Embodiments of the present invention may be described in the general context of computer code or machine-usable instructions, including computer-executable instructions such as program modules, being executed by a computer or other machine, such as a personal data assistant or other handheld device. Generally, program modules including routines, programs, objects, components, data structures, and the like, refer to code that performs particular tasks or implements particular abstract data types. Embodiments of the invention may be practiced in a variety of system configurations, including, but not limited to, hand-held devices, consumer electronics, general purpose computers, specialty computing devices, and the like. Embodiments of the invention may also be practiced in distributed computing environments where tasks are performed by remote processing devices that are linked through a communications network. In a distributed computing environment, program modules may be located in association with both local and remote computer storage media including memory storage devices. The computer useable instructions form an interface to allow a computer to react according to a source of input. The instructions cooperate with other code segments to initiate a variety of tasks in response to data received in conjunction with the source of the received data.

Computing device 100 includes a bus 110 that directly or indirectly couples the following elements: memory 112, one or more processors 114, one or more presentation components 116, input/output (I/O) ports 118, I/O components 120, and an illustrative power supply 122. Bus 110 represents what may be one or more busses (such as an address bus, data bus, or combination thereof). Although the various blocks of FIG. 1 are shown with lines for the sake of clarity, in reality, delineating various components is not so clear, and metaphorically, the lines would more accurately be gray and fuzzy. For example, one may consider a presentation component such as a display device to be an I/O component. Also, processors have memory. Thus, it should be noted that the diagram of FIG. 1 is merely illustrative of an exemplary computing device that may be used in connection with one or more embodiments of the present invention. Distinction is not made between such categories as “workstation,” “server,” “laptop,” “hand held device,” etc., as all are contemplated within the scope of FIG. 1 and reference to the term “computing device.”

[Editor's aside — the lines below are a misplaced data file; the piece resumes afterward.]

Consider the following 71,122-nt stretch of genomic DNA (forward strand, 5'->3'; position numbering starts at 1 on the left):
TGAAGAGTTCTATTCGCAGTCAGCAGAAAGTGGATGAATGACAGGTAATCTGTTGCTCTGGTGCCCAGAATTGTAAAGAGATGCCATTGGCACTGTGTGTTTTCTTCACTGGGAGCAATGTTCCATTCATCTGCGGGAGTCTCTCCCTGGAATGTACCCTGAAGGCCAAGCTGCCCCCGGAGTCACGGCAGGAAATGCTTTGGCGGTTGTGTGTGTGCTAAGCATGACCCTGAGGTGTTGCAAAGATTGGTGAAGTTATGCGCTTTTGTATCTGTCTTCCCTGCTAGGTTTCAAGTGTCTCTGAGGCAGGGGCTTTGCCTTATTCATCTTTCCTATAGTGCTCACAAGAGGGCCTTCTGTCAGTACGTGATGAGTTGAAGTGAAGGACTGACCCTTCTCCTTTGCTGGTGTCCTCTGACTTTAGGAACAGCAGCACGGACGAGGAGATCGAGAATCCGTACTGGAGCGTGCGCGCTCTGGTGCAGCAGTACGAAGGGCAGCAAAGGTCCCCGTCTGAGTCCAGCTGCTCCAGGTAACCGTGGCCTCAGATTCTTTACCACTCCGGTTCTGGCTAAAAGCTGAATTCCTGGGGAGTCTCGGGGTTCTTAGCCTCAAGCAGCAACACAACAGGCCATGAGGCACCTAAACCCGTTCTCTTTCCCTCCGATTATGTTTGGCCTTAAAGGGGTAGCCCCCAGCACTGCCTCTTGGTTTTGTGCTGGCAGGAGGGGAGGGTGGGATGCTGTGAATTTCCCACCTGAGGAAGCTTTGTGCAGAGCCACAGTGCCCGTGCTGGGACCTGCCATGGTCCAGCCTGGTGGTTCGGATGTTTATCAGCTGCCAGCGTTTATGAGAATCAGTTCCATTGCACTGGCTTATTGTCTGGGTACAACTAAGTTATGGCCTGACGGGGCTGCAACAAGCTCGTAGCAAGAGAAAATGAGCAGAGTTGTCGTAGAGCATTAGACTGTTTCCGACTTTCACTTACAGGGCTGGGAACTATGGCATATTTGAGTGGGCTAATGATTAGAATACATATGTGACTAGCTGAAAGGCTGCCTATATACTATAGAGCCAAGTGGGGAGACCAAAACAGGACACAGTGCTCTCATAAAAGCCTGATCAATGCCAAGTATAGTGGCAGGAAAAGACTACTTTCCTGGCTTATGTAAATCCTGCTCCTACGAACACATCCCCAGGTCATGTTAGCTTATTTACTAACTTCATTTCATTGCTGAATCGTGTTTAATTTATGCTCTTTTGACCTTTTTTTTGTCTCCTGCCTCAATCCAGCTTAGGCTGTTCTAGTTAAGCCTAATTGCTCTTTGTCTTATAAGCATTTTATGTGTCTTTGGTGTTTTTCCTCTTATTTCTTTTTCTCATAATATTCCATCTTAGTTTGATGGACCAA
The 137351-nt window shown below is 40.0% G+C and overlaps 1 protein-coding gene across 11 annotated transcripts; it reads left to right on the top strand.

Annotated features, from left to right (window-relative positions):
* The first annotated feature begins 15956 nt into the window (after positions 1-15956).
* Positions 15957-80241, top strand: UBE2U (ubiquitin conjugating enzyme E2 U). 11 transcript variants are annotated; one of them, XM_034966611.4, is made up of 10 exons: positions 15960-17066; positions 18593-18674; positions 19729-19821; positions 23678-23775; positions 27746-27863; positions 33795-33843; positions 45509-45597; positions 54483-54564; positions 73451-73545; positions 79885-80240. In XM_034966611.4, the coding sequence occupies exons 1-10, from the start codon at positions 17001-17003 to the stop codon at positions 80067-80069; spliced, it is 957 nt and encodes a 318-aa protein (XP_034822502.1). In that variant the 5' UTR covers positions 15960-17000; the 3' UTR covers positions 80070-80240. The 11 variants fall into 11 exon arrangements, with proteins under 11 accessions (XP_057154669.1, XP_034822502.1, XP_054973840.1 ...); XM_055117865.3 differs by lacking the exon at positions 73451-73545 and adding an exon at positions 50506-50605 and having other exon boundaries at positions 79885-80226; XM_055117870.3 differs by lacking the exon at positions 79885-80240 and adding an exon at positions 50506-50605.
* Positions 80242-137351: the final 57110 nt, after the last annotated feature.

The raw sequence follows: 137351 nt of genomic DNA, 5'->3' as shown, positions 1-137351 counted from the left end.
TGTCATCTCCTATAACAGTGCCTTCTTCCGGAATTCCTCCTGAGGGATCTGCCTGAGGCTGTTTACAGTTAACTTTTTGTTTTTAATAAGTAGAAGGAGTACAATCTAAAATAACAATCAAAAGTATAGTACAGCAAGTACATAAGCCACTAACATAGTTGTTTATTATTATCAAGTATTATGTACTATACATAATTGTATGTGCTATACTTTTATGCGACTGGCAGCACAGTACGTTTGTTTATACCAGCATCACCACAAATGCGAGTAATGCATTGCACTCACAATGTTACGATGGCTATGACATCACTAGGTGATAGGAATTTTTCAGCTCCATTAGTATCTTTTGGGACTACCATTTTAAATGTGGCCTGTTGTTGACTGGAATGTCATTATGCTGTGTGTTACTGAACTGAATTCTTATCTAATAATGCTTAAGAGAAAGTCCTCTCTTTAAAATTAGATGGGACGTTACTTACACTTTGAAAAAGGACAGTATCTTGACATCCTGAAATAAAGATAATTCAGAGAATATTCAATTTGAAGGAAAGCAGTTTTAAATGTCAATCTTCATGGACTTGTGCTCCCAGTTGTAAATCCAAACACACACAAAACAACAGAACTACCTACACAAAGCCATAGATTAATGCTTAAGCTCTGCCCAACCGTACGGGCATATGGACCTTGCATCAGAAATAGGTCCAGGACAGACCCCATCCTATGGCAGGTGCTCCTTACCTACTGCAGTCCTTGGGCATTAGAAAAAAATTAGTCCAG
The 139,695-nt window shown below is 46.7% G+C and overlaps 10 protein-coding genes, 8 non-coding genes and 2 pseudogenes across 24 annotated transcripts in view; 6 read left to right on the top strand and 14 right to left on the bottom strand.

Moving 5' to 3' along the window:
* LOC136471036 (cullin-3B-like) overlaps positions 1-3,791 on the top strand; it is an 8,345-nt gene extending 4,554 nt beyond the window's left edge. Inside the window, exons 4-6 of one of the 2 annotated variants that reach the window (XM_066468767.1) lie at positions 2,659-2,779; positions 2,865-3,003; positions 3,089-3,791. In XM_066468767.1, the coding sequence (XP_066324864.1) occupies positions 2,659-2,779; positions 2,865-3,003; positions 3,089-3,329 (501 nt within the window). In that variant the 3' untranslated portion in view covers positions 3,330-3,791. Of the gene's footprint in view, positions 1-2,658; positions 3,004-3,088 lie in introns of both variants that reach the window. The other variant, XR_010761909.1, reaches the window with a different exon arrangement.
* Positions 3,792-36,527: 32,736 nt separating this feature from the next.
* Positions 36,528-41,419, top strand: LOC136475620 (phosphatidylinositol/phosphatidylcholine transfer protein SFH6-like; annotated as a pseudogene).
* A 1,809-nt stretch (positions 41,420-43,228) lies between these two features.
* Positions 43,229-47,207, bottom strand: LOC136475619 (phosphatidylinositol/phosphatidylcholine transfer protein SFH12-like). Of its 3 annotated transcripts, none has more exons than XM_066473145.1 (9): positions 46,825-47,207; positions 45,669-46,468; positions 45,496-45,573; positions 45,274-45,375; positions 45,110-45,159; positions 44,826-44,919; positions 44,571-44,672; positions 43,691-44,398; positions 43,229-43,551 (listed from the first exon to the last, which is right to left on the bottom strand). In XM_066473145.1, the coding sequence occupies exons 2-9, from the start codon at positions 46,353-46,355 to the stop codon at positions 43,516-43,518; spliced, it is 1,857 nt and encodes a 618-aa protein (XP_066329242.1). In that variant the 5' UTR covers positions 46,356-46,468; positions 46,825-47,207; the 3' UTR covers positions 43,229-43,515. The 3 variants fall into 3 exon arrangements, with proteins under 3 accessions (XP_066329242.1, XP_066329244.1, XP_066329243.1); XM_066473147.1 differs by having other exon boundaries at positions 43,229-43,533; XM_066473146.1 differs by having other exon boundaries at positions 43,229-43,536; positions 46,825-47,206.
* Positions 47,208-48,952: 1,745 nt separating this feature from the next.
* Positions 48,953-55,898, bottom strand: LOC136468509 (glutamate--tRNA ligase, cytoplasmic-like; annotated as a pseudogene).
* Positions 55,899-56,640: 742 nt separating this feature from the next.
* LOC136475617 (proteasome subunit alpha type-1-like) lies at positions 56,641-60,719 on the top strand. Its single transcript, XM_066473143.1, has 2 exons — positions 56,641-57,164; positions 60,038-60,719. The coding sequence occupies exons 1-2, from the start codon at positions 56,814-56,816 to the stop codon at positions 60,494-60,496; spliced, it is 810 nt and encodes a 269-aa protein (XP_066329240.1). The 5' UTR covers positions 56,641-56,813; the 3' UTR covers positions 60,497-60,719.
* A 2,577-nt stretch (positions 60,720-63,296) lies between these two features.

Computing device 100 typically includes a variety of computer-readable media. By way of example, and not limitation, computer-readable media may comprise Random Access Memory (RAM); Read Only Memory (ROM); Electronically Erasable Programmable Read Only Memory (EEPROM); flash memory or other memory technologies; CDROM, digital versatile disks (DVD) or other optical or holographic media; magnetic cassettes, magnetic tape, magnetic disk storage or other magnetic storage devices, or any other medium that can be used to encode desired information and be accessed by computing device 100.